Here then is a round up of two releases from the opposite sides of the world that have made it past my door and which I feel you guys should really get into your ears!

napiers

Napiers Bones: Hell and High Water

https://napiersbones.bandcamp.com/

 

Released back in March, and building on their two previous cracking albums 2014’s The Wistman Tales and 2015’s Tregeagles Choice, this talented duo of Nathan Jon Tillet and Gordon Midgely focus squarely on storytelling and the classic big prog sound.

Their latest opus Hell and High Water is split into two distinct concepts, the first three tracks focuses on s paranormal investigator and is based around the ruined Holy Trinity Church of Buckfastleigh (the Napiers Bones boys love building on existing mythology and weaving it into their wider storytelling, this really roots the music and gives them something to build on), whilst the final 4 tracks are all based around the flood legends that have cropped up throughout history and takes us to Yorkshire and Lake Semerwater.

Their albums with tales rooted in geographical and local mythology are ripe for a guidebook!

The first song cycle focuses on a Paranormal investigator and the mysterious Squire Cabell and Buckfastleigh Holy trinity, and weaving in the contemporary obsession with reality TV, the constant search for something else beyond the pale and human scepticism and the need to answer every question, creates an intense and dynamic story.

The opening track An Air of Mystery is powerful classic rocker with some great vocals from Nathan, whilst Broadcasting live has some fantastic instrumental sections and great guitar and keyboard work, considering this is the work of a duo, and is totally home produced this doesn’t sound like it, and their musical skills are fully up to their ambition to realise the concept.

Like it’s predecessor Tregeagles Bones, the first song cycle is performed as much as a drama as a song, and Nathan’s performance and Gordon’s music is perfectly judged and brilliant executed. The finale, the 10 minute epic No Return is reminiscent of the powerful story cycle albums by Ayreon, and wraps the story up in true style, with some beautifully performed atmospheric keyboard parts.

Onto the second part of the album, this is an album of contrasts and the two different concepts on display here, show two sides to Napiers Bones, and are a subtle blend of both the dark and the light.

The 4 part song cycle that makes up the second half of the record with it’s mythology reflects the best of folk rock, and the multilayered and musically complex No Room at the Inn is another one of their beautifully executed story songs, pulling together some fantastically haunting keyboard sounds and Nathan’s passionate vocals.

The wonderful Rain Down with it’s fantastic lyrics and great musical moments leads into the closing A Wake in Yoredale which rounds off the second part of this majestic album.

Napiers Bones are in their nature story tellers and they use their music to facilitate and take us with them on their tales, years ago you could imagine them sat in low roofed pubs trading tales for tipples, now you can take them with you and engage in their immersive songwriting.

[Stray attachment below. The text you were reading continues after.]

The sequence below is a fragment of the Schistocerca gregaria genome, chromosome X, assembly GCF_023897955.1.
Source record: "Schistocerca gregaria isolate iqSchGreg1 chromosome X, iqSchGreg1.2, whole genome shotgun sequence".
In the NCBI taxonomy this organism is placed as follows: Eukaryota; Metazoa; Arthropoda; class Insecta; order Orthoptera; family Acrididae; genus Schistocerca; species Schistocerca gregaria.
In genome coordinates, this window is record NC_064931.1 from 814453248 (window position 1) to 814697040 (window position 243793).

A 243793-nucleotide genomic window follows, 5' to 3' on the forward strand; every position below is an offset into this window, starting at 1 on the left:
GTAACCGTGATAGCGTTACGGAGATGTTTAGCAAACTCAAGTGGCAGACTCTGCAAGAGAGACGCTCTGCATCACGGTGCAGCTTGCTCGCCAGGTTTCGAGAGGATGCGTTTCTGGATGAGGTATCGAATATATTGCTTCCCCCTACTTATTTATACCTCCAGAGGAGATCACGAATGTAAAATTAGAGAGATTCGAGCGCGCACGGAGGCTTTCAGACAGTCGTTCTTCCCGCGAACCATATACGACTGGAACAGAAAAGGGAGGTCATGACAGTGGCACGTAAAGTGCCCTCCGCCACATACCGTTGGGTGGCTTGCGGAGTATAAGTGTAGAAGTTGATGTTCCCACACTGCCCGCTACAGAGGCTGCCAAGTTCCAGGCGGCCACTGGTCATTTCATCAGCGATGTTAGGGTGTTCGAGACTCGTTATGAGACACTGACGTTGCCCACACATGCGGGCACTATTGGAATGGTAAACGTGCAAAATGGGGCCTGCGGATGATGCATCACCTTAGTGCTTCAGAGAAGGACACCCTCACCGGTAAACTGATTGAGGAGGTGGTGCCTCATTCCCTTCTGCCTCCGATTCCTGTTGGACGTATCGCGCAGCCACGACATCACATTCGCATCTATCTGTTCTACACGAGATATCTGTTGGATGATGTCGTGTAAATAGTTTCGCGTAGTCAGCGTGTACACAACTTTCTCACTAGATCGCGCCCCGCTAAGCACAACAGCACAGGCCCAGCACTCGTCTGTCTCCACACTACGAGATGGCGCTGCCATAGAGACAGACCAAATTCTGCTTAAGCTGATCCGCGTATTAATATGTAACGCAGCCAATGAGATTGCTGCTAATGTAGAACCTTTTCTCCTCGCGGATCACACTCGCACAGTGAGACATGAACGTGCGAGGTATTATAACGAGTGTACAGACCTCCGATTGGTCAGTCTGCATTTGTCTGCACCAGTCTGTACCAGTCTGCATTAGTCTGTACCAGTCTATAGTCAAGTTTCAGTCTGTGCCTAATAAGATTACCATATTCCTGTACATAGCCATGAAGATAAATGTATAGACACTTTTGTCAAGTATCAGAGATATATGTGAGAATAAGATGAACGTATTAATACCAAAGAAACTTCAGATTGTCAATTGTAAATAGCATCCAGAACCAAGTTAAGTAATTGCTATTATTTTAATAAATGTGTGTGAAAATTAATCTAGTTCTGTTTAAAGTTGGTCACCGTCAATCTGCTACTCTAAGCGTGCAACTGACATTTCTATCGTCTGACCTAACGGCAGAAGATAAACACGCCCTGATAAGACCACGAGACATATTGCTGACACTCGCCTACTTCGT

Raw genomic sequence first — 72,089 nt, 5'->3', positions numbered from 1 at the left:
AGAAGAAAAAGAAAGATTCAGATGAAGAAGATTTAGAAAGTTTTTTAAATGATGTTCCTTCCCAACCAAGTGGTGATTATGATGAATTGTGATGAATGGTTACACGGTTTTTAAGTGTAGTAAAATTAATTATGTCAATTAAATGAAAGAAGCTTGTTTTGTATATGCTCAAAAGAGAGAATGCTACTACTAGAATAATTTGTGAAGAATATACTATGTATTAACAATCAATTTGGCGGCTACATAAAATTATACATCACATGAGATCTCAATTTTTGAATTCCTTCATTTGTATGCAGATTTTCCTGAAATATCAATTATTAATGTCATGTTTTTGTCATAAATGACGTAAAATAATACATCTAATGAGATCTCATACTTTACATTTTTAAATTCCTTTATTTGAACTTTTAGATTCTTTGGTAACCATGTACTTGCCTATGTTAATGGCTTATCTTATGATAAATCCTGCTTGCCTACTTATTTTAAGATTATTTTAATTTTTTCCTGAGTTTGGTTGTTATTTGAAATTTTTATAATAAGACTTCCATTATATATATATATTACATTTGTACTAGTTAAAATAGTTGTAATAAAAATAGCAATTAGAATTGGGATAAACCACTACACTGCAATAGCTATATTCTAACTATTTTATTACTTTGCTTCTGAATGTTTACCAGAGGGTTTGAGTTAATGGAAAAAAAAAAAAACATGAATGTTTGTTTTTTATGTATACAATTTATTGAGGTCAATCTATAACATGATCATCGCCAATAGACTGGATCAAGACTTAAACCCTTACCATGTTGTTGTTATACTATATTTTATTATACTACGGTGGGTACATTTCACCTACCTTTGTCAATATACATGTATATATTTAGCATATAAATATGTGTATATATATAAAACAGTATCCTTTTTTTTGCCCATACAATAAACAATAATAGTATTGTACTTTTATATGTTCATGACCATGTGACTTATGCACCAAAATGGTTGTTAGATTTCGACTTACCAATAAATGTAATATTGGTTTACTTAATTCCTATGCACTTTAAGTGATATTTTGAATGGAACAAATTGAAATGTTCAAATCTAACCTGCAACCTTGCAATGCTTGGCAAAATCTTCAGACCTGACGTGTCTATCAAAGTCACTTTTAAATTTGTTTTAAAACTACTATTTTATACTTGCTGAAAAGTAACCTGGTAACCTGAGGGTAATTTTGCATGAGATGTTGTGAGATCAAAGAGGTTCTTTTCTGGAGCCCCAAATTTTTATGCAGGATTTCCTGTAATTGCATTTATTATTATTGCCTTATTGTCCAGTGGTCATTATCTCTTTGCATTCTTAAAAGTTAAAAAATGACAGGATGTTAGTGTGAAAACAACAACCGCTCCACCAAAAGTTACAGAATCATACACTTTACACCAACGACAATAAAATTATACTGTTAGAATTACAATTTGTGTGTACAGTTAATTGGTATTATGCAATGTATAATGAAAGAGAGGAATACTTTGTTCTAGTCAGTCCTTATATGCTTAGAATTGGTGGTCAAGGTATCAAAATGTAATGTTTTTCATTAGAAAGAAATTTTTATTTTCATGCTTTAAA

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UVTraveler: Stormchaser

www.uvtraveler21stc.com

 

American heavy progressive rock duo Randy Sepe and Wade Greenwood recently released this, their second album (following up 2014’s debut UVTraveler) and it takes their blend of progressive and classic rock into another dimension.

I know fellow Progarchist Brad Birzer refers to me as the English progmaster, and I will admit that is where my interest in the genre was originally piqued and where my first love lies, but there is lots of exciting new prog coming from all over the globe, and to my mind UVTraveler are one of the best the states has to offer.

Producing a fine blend of classic prog whilst sitting on the harder and heavier side of the fence, they mange to pull the two influences together to create a musical union, and with the title and cover art, is there a homage going on here to Deep Purple/rainbow guitarist Ritchie Blackmore?

In fact these influences run through the music as well, with the powerful and brooding Waiting for an Answer having some fantastic vocals from Wade that are reminiscent of Ronnie James Dios work with Black Sabbath in the early 80’s.

This doesn’t mean they are mere copyists however, after all most musicians are influenced by someone else, and it’s how you use that influence and weave it into your art that shows your mastery of your craft.

Sepe and Wade are talented enough to build elements of the heavier end of metal into prog and retaining their own musical identity that was forged on their debut album (which is also well worth a listen)

They are also masters of the blend of light and dark with If (based on the Rudyard Kipling poem) providing a contrast to the opening power of the first two tracks, with a more classily acoustic led piece that showcases Sepes versatility and again acts as a springboard for Wades impressive vocals, proving that like all the best singers he can turn his hand to the softer side of music without compromising his sound.

With guest musicians on the album fleshing out the sound, with the power of Michael Schiavo on bass and Greg Annunziata on drums, the opening rocking Deaths Call is a calling card for the album, and the rest of the tracks more than deliver on the opening promise.